Friday, February 8, 2008

Al Gore on the Horizon?

Will the presidential sun rise on Al Gore? If the Clinton versus Obama shoot-out continues with neither emerging as the party's presumptive nominee before the Democratic National Convention, Al Gore could emerge as the Party's standard bearer. Put another way who better than Al Gore to serve as a consensus nominee to unify a potentially deadlocked Convention? Here are the reasons why Al Gore may be on the horizon.

1. Healing Political Wounds.

Because Republicans have already begun the healing process of rallying around John McCain well in advance of their September 1-4 Convention in St. Paul, Minnesota, they could have a decided advantage over Democrats, who face the prospect of a protracted struggle, ending in a heated fight at their Convention on August 25-28, 2008 in Denver, Colorado.

The Democratic Convention could produce a donnybrook of contested issues and possible law suits, including whether to seat the Florida and Michigan delegations, which could postpone the healing process until well into the fall campaign season, when the Party would desperately need unity to compete against John McCain, who runs well against both Clinton and Obama in early head-to-head polls.

2. "Super Delegates" and a Bill Clinton versus Ted Kennedy Showdown.

The Democratic Party's 796 "Super Delegates" may want to sidestep a showdown between Clinton and Obama, which would require them to choose sides between their principal heavyweight sponsors, Bill Clinton and Ted Kennedy. Compromising on Al Gore might give them "the out" they need to keep from making a really tough political decision.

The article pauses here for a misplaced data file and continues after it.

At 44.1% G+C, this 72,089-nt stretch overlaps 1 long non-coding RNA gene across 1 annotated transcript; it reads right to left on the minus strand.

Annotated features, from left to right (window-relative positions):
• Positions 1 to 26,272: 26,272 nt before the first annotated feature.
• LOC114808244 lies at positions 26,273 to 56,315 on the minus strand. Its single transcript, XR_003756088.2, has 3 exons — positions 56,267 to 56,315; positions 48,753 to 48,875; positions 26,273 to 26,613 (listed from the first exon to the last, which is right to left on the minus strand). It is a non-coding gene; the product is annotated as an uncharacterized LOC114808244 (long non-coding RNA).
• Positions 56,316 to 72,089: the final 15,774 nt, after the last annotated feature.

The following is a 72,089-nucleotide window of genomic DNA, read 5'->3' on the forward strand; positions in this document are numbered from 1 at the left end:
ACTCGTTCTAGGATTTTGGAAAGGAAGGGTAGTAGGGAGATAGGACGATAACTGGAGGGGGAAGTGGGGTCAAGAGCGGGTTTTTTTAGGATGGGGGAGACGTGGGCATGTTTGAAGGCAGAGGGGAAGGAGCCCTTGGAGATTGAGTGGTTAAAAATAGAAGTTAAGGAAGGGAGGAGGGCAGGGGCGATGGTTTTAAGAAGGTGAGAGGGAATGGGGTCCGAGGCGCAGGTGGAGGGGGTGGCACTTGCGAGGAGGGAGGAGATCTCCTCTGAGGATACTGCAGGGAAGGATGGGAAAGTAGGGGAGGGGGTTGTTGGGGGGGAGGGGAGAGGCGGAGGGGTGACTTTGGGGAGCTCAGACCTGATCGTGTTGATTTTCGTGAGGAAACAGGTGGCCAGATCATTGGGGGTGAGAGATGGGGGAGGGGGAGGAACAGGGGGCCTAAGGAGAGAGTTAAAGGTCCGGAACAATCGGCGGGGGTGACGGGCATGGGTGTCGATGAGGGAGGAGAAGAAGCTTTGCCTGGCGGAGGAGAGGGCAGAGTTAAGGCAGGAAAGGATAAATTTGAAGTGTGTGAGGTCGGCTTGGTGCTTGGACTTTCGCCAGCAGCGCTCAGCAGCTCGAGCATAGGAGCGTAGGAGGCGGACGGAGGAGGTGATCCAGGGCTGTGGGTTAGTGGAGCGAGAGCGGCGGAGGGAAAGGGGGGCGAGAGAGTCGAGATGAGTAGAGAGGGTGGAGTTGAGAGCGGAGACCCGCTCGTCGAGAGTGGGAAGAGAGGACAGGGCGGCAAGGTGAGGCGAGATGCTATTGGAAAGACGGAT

3. Rectifying "The Stolen 2000 Election."

Because Democrats firmly believe that Republicans stole the 2000 presidential election from Al Gore, they could seek to rectify history by rallying around him as their 2008 nominee. N.B. He is more popular today than he was in 2000.

4. Merits of the Al Gore Candidacy.

Al Gore has at least two assets today that he did not have in 2000:
  • A Nobel Prize, and
  • The successful launch of a popular movie, "An Inconvenient Truth."
He has earned, particularly among Democrats and many of our nation's opinion leaders, the status of statesman. Wisely he has generally kept out of party politics and burnished his image, thereby lowering his "negative ratings" in the polls.

5. Countering the Liabilities of Clinton and Obama.

Although Senator Clinton offers significant experience as a candidate, she has high "negative ratings," often the death knell of a political candidate. Meanwhile Senator Obama does not have high "negative ratings," but he lacks experience. Both advocate change, today's political calling card. Al Gore could combine the best of both worlds, low "negative ratings and substantial experience in a campaign touting change, for which he is particularly well suited, given his Nobel Prize and leadership of the "green" movement.

6. Electability.

After eight years of George W. Bush, Democrats desperately want to win the White House. To achieve that most coveted goal, Al Gore may well offer them the best opportunity. So the presidential sun may yet rise on Al Gore.

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